Modelling biodegradation of pesticides using regulatory data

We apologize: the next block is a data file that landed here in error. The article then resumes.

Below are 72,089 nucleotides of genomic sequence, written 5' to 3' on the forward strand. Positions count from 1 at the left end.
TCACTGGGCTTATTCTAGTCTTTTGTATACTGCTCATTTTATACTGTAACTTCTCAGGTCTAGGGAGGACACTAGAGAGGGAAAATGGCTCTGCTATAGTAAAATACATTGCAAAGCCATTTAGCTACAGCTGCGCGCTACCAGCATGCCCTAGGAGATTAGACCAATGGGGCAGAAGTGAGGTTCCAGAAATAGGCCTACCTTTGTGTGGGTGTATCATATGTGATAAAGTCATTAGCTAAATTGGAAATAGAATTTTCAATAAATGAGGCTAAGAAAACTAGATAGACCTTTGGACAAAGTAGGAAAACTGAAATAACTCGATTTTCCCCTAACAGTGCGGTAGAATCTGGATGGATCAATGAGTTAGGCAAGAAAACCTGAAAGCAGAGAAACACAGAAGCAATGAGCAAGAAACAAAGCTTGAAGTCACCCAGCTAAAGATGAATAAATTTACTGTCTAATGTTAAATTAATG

The persistence of a chemical, defined as its DT50 or half-life, is well known to show orders of magnitude of variability, not just in the environment as a whole, but already within the same environmental compartment. This variability is problematic in the context of risk assessment, especially in the case of frequently emitted chemicals like pesticides. Although different environmental conditions are clearly the reason such variability is observed for a given pesticide, current predictive models of pesticide degradation mostly purely rely on structural descriptors and rarely incorporate environmental conditions as predictors. This thesis therefore addresses the need for considering environmental conditions as explanatory factors in DT50 variability, using data from regulatory studies of pesticide aerobic biodegradation in soil. In a first step the data, which consist of experimental pesticide half-lives and corresponding metadata on environmental conditions, were pre-processed, explored, and characterised. Bivariate Correlation Analysis was performed for compounds and groups of compounds to explore individual environmental condition-DT50 relationships while probing the hypothesis that pesticides of similar structure and/or reactivity should show similar dependencies between DT50 and environmental condition when considered together as a structural/reactivity class. This hypothesis was only partially supported by the results. In contrast, the hypothesis that different bioavailabilities contribute to the observed half-life variability for individual pesticides was confirmed by the results. Finally, Quantitative Environmental-condition Biodegradability Relationships (QEBRs) were developed for individual compounds in the forms of models obtained using Multiple Linear Regression, Generalised Additive Modelling, and Partial Least Squares Regression. The models’ abilities to explain DT50 variance ranged from 15-81%, and showed varying degrees of precision and accuracy which were attributable to disparate levels of data quality. Soil pHCaCl2 and Temperature were found to be the strongest predictors in these models, and interpretation of the model coefficients yielded a Q10 value of 2.48. The feasibility and limitations of the QEBRs presented in this thesis are discussed.